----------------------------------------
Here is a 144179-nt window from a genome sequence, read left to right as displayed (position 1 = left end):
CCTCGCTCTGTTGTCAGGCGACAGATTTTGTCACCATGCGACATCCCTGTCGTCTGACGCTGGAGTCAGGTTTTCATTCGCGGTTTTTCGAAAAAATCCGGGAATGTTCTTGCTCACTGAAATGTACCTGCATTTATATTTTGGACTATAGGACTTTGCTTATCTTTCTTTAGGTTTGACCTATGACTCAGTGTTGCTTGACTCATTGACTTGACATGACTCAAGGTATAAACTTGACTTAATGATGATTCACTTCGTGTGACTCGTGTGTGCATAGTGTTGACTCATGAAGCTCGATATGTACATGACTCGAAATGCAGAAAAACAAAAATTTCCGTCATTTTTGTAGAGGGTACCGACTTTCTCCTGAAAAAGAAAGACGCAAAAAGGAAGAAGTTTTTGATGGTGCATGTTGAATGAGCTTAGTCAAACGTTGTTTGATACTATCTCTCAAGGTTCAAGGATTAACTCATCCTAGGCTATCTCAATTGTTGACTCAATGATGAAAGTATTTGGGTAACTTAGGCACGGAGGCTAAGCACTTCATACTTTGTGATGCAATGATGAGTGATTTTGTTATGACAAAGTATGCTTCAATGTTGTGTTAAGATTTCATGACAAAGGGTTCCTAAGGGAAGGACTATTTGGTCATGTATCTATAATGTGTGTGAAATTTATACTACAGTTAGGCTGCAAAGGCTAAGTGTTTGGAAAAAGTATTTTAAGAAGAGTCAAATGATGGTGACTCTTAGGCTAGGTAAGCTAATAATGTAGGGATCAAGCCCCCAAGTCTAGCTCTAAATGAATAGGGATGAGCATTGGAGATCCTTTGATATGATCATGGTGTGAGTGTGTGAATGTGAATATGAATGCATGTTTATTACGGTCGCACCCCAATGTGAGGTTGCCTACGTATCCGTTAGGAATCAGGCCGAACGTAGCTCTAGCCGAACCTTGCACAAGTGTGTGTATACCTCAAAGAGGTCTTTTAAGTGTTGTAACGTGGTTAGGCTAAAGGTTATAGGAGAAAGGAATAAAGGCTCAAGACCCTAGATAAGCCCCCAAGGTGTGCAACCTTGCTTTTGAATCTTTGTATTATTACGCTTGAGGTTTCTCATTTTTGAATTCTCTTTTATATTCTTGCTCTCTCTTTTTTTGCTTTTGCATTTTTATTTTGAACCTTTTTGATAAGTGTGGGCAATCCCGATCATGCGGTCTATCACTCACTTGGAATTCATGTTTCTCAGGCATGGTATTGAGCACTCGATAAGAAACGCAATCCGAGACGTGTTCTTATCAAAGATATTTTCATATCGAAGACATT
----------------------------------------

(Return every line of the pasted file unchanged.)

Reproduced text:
Here is a 144179-nt window from a genome sequence, read left to right as displayed (position 1 = left end):
CCTCGCTCTGTTGTCAGGCGACAGATTTTGTCACCATGCGACATCCCTGTCGTCTGACGCTGGAGTCAGGTTTTCATTCGCGGTTTTTCGAAAAAATCCGGGAATGTTCTTGCTCACTGAAATGTACCTGCATTTATATTTTGGACTATAGGACTTTGCTTATCTTTCTTTAGGTTTGACCTATGACTCAGTGTTGCTTGACTCATTGACTTGACATGACTCAAGGTATAAACTTGACTTAATGATGATTCACTTCGTGTGACTCGTGTGTGCATAGTGTTGACTCATGAAGCTCGATATGTACATGACTCGAAATGCAGAAAAACAAAAATTTCCGTCATTTTTGTAGAGGGTACCGACTTTCTCCTGAAAAAGAAAGACGCAAAAAGGAAGAAGTTTTTGATGGTGCATGTTGAATGAGCTTAGTCAAACGTTGTTTGATACTATCTCTCAAGGTTCAAGGATTAACTCATCCTAGGCTATCTCAATTGTTGACTCAATGATGAAAGTATTTGGGTAACTTAGGCACGGAGGCTAAGCACTTCATACTTTGTGATGCAATGATGAGTGATTTTGTTATGACAAAGTATGCTTCAATGTTGTGTTAAGATTTCATGACAAAGGGTTCCTAAGGGAAGGACTATTTGGTCATGTATCTATAATGTGTGTGAAATTTATACTACAGTTAGGCTGCAAAGGCTAAGTGTTTGGAAAAAGTATTTTAAGAAGAGTCAAATGATGGTGACTCTTAGGCTAGGTAAGCTAATAATGTAGGGATCAAGCCCCCAAGTCTAGCTCTAAATGAATAGGGATGAGCATTGGAGATCCTTTGATATGATCATGGTGTGAGTGTGTGAATGTGAATATGAATGCATGTTTATTACGGTCGCACCCCAATGTGAGGTTGCCTACGTATCCGTTAGGAATCAGGCCGAACGTAGCTCTAGCCGAACCTTGCACAAGTGTGTGTATACCTCAAAGAGGTCTTTTAAGTGTTGTAACGTGGTTAGGCTAAAGGTTATAGGAGAAAGGAATAAAGGCTCAAGACCCTAGATAAGCCCCCAAGGTGTGCAACCTTGCTTTTGAATCTTTGTATTATTACGCTTGAGGTTTCTCATTTTTGAATTCTCTTTTATATTCTTGCTCTCTCTTTTTTTGCTTTTGCATTTTTATTTTGAACCTTTTTGATAAGTGTGGGCAATCCCGATCATGCGGTCTATCACTCACTTGGAATTCATGTTTCTCAGGCATGGTATTGAGCACTCGATAAGAAACGCAATCCGAGACGTGTTCTTATCAAAGATATTTTCATATCGAAGACATT